Microsoft said on Tuesday that it would pay $10.5 million to settle an antitrust lawsuit brought by customers who claimed the software maker used its monopoly power to overcharge them for direct purchases of software.
Under the settlement, U.S. consumers and businesses who bought Microsoft's software directly from the company's Web site or through direct marketing campaigns agreed to drop their charges. Microsoft, which admitted no wrongdoing, said it will pay each purchaser a portion of the price paid for software bought up until April 30, 2003. Microsoft and the plaintiff's lawyers estimated that the total value of the payout would amount to $10.5 million.
The settlement, which is pending in the U.S. District Court in Maryland, must be approved by U.S. District Judge J. Frederick Motz. "Microsoft is pleased to have reached a mutually satisfactory settlement with these plaintiffs, and believes that resolution of this case is another step in our effort to resolve these issues so we can focus on the future," Tom Burt, Microsoft's deputy general counsel for litigation, said in a statement. The settlement, if approved, would represent progress for Microsoft as it works to resolve remaining antitrust cases. These are based on claims that the No. 1 software company used its monopoly on PC operating systems to push prices higher or to harm rivals.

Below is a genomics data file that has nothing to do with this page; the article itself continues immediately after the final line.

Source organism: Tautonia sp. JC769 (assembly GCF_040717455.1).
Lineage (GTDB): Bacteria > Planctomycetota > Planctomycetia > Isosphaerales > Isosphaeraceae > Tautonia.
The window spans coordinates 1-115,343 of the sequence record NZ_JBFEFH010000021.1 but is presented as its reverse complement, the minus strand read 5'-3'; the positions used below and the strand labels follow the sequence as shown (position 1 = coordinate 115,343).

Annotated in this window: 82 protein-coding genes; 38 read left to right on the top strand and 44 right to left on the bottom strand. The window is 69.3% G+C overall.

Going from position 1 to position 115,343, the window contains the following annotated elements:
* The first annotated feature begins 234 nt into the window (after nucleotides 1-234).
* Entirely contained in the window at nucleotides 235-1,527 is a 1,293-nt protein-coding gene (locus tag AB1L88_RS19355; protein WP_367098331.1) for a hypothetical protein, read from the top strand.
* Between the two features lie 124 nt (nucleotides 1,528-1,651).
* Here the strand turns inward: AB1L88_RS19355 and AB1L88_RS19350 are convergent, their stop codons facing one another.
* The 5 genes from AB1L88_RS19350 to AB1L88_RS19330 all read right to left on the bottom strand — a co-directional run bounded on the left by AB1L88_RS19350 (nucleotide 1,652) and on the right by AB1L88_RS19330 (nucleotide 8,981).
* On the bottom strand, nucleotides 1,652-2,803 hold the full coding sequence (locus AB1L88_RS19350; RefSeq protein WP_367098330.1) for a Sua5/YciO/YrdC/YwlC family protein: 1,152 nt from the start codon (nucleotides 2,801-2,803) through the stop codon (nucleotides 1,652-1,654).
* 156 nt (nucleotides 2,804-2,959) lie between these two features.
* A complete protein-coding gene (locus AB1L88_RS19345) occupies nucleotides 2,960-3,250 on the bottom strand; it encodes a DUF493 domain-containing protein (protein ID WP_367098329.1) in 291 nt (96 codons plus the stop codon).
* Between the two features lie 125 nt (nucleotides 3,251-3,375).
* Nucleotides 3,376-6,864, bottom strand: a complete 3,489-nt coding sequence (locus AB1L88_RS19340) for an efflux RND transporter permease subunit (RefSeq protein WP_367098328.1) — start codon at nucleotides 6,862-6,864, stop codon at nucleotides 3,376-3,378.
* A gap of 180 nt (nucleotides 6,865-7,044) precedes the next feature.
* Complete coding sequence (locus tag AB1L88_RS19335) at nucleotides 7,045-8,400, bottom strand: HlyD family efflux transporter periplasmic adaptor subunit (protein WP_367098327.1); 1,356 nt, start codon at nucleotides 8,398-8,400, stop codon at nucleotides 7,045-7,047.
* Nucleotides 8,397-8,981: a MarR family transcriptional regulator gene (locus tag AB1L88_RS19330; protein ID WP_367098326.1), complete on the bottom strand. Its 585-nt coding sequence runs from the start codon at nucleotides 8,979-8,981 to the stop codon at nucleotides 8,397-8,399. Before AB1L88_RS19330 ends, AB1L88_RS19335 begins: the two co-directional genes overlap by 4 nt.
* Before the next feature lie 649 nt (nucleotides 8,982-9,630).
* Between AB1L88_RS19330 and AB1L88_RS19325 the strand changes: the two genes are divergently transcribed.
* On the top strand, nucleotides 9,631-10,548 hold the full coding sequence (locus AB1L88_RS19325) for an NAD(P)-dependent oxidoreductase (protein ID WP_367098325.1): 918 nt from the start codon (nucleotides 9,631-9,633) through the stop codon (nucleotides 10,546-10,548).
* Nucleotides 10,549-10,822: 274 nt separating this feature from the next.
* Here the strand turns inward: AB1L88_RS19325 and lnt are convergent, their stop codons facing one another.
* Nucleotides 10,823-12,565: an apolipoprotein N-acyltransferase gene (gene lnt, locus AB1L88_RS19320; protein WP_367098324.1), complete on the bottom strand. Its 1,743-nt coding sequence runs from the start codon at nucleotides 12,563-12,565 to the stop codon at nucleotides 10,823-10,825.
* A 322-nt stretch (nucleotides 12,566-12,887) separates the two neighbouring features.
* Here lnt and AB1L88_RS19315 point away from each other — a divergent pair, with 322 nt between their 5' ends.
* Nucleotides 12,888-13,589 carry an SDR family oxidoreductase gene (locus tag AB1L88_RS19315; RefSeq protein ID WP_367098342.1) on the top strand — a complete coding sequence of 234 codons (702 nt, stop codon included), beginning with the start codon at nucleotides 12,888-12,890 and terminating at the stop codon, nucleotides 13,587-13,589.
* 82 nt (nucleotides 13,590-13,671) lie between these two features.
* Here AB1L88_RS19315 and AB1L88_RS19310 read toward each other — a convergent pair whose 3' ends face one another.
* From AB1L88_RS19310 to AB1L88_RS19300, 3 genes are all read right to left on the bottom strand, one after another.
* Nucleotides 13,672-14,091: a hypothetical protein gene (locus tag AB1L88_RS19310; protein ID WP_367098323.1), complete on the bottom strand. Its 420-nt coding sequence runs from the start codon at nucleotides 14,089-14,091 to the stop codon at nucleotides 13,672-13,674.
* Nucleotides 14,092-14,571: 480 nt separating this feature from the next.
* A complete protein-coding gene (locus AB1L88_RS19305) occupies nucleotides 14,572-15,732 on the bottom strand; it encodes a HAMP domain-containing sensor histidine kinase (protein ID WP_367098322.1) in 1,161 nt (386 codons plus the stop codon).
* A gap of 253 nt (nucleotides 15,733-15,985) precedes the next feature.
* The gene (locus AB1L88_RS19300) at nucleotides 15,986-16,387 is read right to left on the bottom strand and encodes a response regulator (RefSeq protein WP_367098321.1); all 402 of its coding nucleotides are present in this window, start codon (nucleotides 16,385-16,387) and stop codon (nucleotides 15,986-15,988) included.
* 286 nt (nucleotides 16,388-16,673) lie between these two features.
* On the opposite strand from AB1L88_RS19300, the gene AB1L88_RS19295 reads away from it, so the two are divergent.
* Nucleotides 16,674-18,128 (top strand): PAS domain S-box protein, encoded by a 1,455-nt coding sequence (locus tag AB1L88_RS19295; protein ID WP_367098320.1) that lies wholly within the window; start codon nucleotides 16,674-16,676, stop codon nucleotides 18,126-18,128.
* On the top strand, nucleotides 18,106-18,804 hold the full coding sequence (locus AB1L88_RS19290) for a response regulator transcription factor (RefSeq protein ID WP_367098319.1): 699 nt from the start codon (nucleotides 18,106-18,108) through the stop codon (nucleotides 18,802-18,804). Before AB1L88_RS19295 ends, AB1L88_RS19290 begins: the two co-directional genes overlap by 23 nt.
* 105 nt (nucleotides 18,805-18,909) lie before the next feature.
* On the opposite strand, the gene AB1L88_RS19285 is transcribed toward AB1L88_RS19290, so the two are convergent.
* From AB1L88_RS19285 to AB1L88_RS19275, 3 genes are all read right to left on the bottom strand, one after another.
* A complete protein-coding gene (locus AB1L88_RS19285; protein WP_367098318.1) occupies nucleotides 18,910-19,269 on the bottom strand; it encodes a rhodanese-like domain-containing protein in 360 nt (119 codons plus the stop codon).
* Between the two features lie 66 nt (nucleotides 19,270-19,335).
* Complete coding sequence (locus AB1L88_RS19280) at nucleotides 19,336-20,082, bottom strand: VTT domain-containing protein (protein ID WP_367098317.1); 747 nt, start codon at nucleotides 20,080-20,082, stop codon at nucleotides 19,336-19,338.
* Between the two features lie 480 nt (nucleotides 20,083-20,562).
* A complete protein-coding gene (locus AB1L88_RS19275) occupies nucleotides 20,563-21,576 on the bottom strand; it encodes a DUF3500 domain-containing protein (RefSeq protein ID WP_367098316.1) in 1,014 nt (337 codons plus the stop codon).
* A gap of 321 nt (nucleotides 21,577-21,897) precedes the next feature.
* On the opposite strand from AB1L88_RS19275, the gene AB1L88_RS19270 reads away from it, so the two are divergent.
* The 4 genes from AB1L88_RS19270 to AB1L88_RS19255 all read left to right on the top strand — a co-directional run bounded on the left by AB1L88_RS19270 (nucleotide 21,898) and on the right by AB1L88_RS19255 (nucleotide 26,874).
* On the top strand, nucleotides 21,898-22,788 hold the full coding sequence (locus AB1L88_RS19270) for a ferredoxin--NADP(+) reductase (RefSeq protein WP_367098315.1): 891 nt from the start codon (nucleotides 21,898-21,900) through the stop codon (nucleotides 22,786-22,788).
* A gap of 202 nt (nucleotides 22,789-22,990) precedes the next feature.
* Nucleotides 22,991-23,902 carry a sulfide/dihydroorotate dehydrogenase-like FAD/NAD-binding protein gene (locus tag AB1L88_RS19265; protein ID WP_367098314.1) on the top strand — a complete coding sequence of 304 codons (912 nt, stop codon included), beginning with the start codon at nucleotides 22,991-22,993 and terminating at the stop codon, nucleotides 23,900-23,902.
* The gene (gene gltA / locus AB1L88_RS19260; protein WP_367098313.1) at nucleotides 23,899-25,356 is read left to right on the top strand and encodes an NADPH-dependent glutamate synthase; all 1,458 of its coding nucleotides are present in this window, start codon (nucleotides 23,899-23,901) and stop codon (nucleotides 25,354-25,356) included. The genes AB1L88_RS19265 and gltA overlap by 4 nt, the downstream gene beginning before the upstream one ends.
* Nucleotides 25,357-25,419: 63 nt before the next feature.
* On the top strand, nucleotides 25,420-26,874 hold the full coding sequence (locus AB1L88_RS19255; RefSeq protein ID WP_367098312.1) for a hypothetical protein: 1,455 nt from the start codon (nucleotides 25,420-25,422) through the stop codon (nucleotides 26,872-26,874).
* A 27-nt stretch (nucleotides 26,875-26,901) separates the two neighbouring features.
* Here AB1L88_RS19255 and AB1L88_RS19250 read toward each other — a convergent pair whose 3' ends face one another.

News source: C|Net News.com